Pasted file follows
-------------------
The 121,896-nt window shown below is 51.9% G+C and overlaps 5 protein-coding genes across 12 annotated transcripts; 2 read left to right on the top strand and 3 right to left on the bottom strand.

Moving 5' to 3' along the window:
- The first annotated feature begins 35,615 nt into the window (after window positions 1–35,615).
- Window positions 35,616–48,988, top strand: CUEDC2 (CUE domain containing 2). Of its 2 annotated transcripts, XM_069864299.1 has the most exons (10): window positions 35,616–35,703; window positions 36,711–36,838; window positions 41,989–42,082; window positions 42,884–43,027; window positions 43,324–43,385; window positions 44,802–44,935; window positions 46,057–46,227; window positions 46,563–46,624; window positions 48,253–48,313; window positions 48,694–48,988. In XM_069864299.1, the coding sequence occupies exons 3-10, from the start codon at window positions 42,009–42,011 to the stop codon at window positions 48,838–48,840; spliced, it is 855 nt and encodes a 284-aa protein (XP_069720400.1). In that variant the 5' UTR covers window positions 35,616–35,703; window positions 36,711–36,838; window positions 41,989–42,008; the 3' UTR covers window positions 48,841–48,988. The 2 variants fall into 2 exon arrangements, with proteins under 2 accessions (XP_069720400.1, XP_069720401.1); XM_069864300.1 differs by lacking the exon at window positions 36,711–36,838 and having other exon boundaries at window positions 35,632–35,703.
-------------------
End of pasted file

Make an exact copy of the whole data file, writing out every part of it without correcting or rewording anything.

The 121,896-nt window shown below is 51.9% G+C and overlaps 5 protein-coding genes across 12 annotated transcripts; 2 read left to right on the top strand and 3 right to left on the bottom strand.

Moving 5' to 3' along the window:
- The first annotated feature begins 35,615 nt into the window (after window positions 1–35,615).
- Window positions 35,616–48,988, top strand: CUEDC2 (CUE domain containing 2). Of its 2 annotated transcripts, XM_069864299.1 has the most exons (10): window positions 35,616–35,703; window positions 36,711–36,838; window positions 41,989–42,082; window positions 42,884–43,027; window positions 43,324–43,385; window positions 44,802–44,935; window positions 46,057–46,227; window positions 46,563–46,624; window positions 48,253–48,313; window positions 48,694–48,988. In XM_069864299.1, the coding sequence occupies exons 3-10, from the start codon at window positions 42,009–42,011 to the stop codon at window positions 48,838–48,840; spliced, it is 855 nt and encodes a 284-aa protein (XP_069720400.1). In that variant the 5' UTR covers window positions 35,616–35,703; window positions 36,711–36,838; window positions 41,989–42,008; the 3' UTR covers window positions 48,841–48,988. The 2 variants fall into 2 exon arrangements, with proteins under 2 accessions (XP_069720400.1, XP_069720401.1); XM_069864300.1 differs by lacking the exon at window positions 36,711–36,838 and having other exon boundaries at window positions 35,632–35,703.